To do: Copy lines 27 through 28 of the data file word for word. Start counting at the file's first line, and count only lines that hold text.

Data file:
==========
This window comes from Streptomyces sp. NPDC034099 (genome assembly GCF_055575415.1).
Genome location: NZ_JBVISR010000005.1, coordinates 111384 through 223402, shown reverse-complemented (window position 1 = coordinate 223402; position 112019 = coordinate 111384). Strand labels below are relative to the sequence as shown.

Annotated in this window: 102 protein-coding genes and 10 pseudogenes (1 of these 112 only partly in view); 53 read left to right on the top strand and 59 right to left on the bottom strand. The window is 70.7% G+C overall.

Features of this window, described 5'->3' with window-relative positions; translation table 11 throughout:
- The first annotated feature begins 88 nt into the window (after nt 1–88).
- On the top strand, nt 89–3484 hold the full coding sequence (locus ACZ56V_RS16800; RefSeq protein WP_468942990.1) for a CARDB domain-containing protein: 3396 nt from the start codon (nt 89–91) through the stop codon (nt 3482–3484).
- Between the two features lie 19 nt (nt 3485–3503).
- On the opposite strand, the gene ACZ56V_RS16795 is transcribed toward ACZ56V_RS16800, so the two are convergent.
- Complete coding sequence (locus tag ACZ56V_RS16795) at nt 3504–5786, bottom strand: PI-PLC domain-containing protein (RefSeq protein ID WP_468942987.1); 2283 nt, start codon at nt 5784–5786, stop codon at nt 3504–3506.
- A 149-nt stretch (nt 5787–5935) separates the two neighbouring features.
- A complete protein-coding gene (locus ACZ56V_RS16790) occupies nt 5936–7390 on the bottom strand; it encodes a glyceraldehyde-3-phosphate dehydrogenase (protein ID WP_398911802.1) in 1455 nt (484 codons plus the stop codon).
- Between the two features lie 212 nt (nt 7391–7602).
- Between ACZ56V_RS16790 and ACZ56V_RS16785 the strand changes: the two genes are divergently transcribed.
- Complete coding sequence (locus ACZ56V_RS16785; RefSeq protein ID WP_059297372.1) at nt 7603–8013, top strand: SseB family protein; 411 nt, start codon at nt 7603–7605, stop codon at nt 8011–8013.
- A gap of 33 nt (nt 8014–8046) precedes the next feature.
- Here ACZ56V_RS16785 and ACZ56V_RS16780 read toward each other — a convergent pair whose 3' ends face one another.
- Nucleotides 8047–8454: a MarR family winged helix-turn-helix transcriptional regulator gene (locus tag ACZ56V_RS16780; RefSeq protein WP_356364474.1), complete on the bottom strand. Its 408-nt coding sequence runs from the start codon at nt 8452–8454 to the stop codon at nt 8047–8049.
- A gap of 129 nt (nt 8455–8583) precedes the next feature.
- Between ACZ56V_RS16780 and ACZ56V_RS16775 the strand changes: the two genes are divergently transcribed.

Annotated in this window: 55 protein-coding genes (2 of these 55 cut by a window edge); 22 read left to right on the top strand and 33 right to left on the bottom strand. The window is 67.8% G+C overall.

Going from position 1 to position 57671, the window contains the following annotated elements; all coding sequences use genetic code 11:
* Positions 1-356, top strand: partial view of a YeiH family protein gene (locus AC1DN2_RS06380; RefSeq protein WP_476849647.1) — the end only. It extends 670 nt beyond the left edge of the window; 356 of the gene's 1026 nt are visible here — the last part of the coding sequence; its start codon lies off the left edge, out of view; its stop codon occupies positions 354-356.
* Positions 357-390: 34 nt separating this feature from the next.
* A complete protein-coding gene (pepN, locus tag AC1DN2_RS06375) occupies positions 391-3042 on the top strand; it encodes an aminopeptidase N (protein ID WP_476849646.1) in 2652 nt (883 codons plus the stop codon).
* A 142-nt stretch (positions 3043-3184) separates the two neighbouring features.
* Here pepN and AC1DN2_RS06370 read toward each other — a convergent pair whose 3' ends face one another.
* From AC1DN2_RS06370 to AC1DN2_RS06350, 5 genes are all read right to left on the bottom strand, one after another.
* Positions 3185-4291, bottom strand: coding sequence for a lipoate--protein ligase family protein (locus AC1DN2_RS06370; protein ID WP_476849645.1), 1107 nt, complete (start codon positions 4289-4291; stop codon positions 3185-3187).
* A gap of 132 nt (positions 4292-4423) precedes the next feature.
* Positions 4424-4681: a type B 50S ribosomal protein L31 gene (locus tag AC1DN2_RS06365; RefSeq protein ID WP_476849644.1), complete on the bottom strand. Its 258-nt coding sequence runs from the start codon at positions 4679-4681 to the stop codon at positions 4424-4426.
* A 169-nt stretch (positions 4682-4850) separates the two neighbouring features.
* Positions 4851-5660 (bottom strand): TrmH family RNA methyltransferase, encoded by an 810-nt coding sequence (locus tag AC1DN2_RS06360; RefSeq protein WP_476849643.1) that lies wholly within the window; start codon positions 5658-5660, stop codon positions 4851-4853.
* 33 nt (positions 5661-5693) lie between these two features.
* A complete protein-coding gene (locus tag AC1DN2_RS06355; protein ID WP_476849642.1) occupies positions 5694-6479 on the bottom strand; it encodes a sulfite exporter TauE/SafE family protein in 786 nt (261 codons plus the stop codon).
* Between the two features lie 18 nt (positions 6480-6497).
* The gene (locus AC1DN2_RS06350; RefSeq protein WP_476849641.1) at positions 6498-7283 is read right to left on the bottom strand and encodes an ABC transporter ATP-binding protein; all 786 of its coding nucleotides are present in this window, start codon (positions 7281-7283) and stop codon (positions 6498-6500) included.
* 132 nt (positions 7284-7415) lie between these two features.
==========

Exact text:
* From AC1DN2_RS06370 to AC1DN2_RS06350, 5 genes are all read right to left on the bottom strand, one after another.
* Positions 3185-4291, bottom strand: coding sequence for a lipoate--protein ligase family protein (locus AC1DN2_RS06370; protein ID WP_476849645.1), 1107 nt, complete (start codon positions 4289-4291; stop codon positions 3185-3187).